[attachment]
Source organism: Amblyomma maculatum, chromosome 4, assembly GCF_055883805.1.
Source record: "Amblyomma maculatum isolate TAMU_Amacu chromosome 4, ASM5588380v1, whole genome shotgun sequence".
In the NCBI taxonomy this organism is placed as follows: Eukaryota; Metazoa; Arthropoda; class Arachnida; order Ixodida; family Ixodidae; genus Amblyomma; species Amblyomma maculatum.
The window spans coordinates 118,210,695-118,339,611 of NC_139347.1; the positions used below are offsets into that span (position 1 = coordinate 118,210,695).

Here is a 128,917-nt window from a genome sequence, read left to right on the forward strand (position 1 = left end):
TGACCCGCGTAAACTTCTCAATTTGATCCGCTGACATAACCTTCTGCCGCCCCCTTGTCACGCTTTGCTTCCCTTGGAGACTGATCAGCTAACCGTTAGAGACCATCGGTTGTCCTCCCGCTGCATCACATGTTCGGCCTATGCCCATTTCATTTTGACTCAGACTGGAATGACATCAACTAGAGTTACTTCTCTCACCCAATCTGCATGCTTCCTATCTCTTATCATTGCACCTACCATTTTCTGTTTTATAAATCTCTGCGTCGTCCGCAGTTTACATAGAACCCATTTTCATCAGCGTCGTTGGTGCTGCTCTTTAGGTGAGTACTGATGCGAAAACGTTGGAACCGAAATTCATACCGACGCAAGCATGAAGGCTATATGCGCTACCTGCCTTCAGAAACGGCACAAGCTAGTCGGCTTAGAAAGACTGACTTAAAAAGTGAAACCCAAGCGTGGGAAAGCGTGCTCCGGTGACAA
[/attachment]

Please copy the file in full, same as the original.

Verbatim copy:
Source organism: Amblyomma maculatum, chromosome 4, assembly GCF_055883805.1.
Source record: "Amblyomma maculatum isolate TAMU_Amacu chromosome 4, ASM5588380v1, whole genome shotgun sequence".
In the NCBI taxonomy this organism is placed as follows: Eukaryota; Metazoa; Arthropoda; class Arachnida; order Ixodida; family Ixodidae; genus Amblyomma; species Amblyomma maculatum.
The window spans coordinates 118,210,695-118,339,611 of NC_139347.1; the positions used below are offsets into that span (position 1 = coordinate 118,210,695).

Here is a 128,917-nt window from a genome sequence, read left to right on the forward strand (position 1 = left end):
TGACCCGCGTAAACTTCTCAATTTGATCCGCTGACATAACCTTCTGCCGCCCCCTTGTCACGCTTTGCTTCCCTTGGAGACTGATCAGCTAACCGTTAGAGACCATCGGTTGTCCTCCCGCTGCATCACATGTTCGGCCTATGCCCATTTCATTTTGACTCAGACTGGAATGACATCAACTAGAGTTACTTCTCTCACCCAATCTGCATGCTTCCTATCTCTTATCATTGCACCTACCATTTTCTGTTTTATAAATCTCTGCGTCGTCCGCAGTTTACATAGAACCCATTTTCATCAGCGTCGTTGGTGCTGCTCTTTAGGTGAGTACTGATGCGAAAACGTTGGAACCGAAATTCATACCGACGCAAGCATGAAGGCTATATGCGCTACCTGCCTTCAGAAACGGCACAAGCTAGTCGGCTTAGAAAGACTGACTTAAAAAGTGAAACCCAAGCGTGGGAAAGCGTGCTCCGGTGACAA